A scientific theory is a representation of its subject matter. It can represent it by literally being true of it, or by modelling it. Hypotheses are true or false — they consist of symbols, some of which stand for real things. Models mimic the behaviour of some aspect of reality in some relevant respect. Either way, evidence in science consists of mere indications, often sporadic and peripheral, that the representations in question do in fact represent their subject matter faithfully or accurately. A theory is related to its subject matter in somewhat the same way as a map is related to its terrain. The image of map and terrain is appropriate — and the old image of conclusion and premises of an argument is inappropriate. The main purpose of observation in science is not to gather “data” to work as premises in an argument, but to check here and there to see whether the “map” and the “terrain” do in fact seem to fit.

Understood in this way, evidence is no longer a matter of proof or persuasion — of leaving no alternative to accepting a “conclusion” — but of seeking new indications that a representation is accurate. The most obvious such indications are passing tests and providing explanations. A theory passes a test when it predicts something that can be observed, and new observation confirms the prediction. A theory explains successfully when it newly encompasses something formerly baffling. Both involve seeking new facts rather than mechanically deriving something from old facts.

Science is more a process of discovery rather than of justification, and scientific evidence is more like what an explorer can bring to light through travel than what a scholar can demonstrate in his study.

Why does science insist on replicability of test results?

Replication of exactly the same test is epistemically worthless. Only by varying the conditions in which a test is done do we set up more “hurdles” for a hypothesis to “fall” at or “make it over”. In effect, varying conditions is a way of doing more tests. But inasmuch as any individual test gives us an independent reason to think a hypothesis is true, it differs from all of the other tests the hypothesis passes, and so it isn’t an exact repeat performance or perfect replication of any other test.

Of course we insist that test results should be reliable and objective. So we insist that they be inter-subjectively checkable, that they can in principle be done by different people, in different places, at different times.

The point of replicability is to prevent fraud or reliance on mere testimony. It’s not to provide many instances for an inductive generalisation to be based on. Even if science relied on induction like that — and I would argue that no genuine science does — perfectly exact replication would be of no use. For example, consider the inductive generalisation “all swans are white”. That would have to be based on several sightings of several white swans rather than the same single white swan. So even here, each individual sighting would have to differ from all of the others, at least insofar as it is the sighting of a different swan.

Utilitarianism and the “golden rule”

According to JS Mill, “In the golden rule of Jesus of Nazareth, we read the complete spirit of the ethics of utility. To do as one would be done by, and to love one’s neighbour as oneself, constitute the ideal perfection of utilitarian morality.”

Mill was an avowed atheist. Why did he draw such a close connection between his own utilitarianism and the ethics of original Christianity?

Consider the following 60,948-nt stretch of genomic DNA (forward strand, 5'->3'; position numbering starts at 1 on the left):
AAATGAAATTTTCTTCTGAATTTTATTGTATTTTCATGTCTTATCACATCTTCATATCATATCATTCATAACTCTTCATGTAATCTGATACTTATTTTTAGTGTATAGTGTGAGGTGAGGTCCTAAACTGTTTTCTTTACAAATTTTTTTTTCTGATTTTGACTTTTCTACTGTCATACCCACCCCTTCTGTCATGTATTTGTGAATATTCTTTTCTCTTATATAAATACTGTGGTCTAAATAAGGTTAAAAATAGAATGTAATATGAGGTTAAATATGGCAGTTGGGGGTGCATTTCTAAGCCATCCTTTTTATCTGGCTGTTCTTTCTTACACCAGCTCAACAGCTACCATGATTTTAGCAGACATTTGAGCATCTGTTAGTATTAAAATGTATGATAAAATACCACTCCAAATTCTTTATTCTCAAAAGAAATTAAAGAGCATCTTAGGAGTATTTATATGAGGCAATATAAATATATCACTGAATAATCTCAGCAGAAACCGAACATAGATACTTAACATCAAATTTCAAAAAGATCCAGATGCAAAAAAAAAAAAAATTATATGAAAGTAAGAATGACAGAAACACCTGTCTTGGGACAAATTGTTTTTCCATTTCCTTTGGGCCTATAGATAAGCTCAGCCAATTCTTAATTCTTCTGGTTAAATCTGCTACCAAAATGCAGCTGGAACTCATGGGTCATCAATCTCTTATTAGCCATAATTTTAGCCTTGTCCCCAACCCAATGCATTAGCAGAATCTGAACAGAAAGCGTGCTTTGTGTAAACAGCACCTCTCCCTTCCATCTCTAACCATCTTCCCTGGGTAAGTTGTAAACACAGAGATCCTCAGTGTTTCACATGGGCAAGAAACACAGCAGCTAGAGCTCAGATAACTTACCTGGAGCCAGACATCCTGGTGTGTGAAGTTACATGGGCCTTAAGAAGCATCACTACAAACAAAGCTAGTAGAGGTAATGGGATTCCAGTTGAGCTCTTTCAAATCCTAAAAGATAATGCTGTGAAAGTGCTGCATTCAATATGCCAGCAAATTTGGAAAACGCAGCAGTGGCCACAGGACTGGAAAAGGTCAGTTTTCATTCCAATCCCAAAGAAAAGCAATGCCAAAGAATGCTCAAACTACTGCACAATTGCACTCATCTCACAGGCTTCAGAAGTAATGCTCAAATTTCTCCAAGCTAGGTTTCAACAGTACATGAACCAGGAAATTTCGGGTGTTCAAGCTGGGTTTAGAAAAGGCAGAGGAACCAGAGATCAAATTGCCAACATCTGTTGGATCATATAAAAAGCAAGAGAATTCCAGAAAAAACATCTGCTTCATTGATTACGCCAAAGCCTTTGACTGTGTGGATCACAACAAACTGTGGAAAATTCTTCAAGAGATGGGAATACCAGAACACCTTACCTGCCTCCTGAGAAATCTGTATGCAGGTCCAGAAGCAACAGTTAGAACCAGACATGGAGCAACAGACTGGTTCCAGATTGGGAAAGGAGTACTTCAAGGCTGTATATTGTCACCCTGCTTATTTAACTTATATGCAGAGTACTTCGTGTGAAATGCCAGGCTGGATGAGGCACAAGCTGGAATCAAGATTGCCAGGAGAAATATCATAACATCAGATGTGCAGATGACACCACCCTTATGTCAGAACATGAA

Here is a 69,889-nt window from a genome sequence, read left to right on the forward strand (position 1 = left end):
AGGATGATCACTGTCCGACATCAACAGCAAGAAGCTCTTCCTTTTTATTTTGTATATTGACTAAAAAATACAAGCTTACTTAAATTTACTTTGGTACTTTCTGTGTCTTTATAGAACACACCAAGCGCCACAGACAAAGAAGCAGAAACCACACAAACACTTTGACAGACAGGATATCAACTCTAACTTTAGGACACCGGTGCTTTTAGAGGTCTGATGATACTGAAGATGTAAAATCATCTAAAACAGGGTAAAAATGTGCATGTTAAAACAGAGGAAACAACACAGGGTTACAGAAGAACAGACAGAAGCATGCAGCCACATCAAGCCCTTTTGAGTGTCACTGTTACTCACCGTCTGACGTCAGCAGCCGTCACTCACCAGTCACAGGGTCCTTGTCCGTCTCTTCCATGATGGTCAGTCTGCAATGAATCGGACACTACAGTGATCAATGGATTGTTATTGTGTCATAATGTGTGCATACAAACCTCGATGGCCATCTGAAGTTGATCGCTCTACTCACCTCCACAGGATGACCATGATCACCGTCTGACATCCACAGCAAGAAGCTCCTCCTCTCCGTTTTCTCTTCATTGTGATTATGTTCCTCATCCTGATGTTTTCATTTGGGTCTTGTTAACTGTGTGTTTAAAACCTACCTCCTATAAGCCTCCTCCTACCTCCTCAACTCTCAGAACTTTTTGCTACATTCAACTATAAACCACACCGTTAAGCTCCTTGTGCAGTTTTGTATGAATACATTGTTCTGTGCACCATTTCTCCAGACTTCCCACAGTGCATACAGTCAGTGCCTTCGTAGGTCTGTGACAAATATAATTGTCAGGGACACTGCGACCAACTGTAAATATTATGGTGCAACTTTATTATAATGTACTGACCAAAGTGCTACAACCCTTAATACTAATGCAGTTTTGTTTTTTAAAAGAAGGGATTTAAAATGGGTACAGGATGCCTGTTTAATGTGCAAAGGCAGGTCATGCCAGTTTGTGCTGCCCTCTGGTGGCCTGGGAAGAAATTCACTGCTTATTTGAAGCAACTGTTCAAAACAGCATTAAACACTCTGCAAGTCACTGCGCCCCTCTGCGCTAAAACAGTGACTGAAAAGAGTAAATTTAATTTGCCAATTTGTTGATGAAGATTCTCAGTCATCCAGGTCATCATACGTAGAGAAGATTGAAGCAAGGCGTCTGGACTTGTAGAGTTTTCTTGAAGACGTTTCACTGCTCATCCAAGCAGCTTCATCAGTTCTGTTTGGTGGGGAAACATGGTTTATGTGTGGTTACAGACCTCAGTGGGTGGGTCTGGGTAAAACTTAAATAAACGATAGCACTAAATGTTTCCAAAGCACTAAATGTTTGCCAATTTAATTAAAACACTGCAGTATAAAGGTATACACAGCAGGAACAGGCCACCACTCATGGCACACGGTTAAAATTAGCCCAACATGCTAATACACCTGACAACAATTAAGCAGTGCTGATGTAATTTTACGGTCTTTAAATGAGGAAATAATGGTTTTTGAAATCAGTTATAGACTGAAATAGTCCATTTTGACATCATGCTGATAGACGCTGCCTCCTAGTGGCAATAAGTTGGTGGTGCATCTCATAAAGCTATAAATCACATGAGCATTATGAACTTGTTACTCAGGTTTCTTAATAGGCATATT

Trivially, we all tend to maximise the satisfaction of our own preferences when we act. By choosing to do X rather than Y, we reveal that we prefer doing X to doing Y. To prefer X to Y is simply to “go for” X rather than Y.

Normally, we would like other people to maximise the satisfaction of our preferences when they act as well, because that would help us to achieve our goals, which we are already striving to achieve through our own actions. To have additional help in doing so — to have them throw their weight behind our own attempts to satisfy our own preferences as much as possible — is how we “would be done by” them.

So if we were to do to them as we would be done by them, we would try to satisfy their preferences as much as possible. And of course the same thing can be said symmetrically for them. So if the “golden rule” of doing as we would be done by were followed by everyone, everyone would be striving to satisfy preferences in general as much as possible.

If we understand interests as the satisfaction of preferences, as I think we should, it means that all interests count, no matter whose interests they may be. To be more precise: since preferences can be strong or weak, interests should be given due consideration — which means they should be respected for the actual strength of the preference they correspond to. When thinking about animals of the same species such as humans, “due” consideration nearly always means equal consideration.

If morality were the only motivating factor in human life, and everyone accepted preference utilitarianism, then everyone would respect preferences in general. This would necessarily involve a huge amount of compromise, as each individual’s preferences inevitably come into conflict other individuals’ preferences. But as an ideal, preferences would be respected as much as possible regardless of whose preferences they were.

Of course in reality the effects of our actions are limited. I can’t affect people who live a very long way away from me (although this changes as time passes). And our knowledge is limited: I cannot predict what effect my actions will have on people living in the distant future. But I can affect people who live reasonably close to me (in causal terms) yet who can’t be counted as either family or friends. At one time, these people would literally have been my “neighbours”. The preference utilitarian moral ideal is to respect their preferences as much as my loved ones’ preferences and my own preferences. The ideaI would be to “love my neighbour as myself”.